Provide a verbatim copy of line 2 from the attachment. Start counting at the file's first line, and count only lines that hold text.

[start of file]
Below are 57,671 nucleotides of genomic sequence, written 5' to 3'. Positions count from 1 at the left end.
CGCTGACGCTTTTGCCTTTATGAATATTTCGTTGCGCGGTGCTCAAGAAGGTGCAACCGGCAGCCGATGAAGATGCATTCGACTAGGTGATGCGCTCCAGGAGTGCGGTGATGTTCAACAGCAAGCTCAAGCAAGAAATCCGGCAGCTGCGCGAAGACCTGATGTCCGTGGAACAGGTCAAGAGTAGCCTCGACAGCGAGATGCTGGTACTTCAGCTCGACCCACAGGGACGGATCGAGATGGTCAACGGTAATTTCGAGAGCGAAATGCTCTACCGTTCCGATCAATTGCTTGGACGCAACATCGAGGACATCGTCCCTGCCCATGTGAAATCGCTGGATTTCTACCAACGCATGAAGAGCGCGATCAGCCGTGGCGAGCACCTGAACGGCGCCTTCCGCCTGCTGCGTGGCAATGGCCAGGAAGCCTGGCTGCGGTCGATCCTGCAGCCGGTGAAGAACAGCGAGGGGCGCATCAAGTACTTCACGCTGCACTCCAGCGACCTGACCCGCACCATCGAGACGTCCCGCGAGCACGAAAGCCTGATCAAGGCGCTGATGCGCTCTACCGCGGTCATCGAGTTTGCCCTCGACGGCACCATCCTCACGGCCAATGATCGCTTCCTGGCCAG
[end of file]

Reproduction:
CGCTGACGCTTTTGCCTTTATGAATATTTCGTTGCGCGGTGCTCAAGAAGGTGCAACCGGCAGCCGATGAAGATGCATTCGACTAGGTGATGCGCTCCAGGAGTGCGGTGATGTTCAACAGCAAGCTCAAGCAAGAAATCCGGCAGCTGCGCGAAGACCTGATGTCCGTGGAACAGGTCAAGAGTAGCCTCGACAGCGAGATGCTGGTACTTCAGCTCGACCCACAGGGACGGATCGAGATGGTCAACGGTAATTTCGAGAGCGAAATGCTCTACCGTTCCGATCAATTGCTTGGACGCAACATCGAGGACATCGTCCCTGCCCATGTGAAATCGCTGGATTTCTACCAACGCATGAAGAGCGCGATCAGCCGTGGCGAGCACCTGAACGGCGCCTTCCGCCTGCTGCGTGGCAATGGCCAGGAAGCCTGGCTGCGGTCGATCCTGCAGCCGGTGAAGAACAGCGAGGGGCGCATCAAGTACTTCACGCTGCACTCCAGCGACCTGACCCGCACCATCGAGACGTCCCGCGAGCACGAAAGCCTGATCAAGGCGCTGATGCGCTCTACCGCGGTCATCGAGTTTGCCCTCGACGGCACCATCCTCACGGCCAATGATCGCTTCCTGGCCAG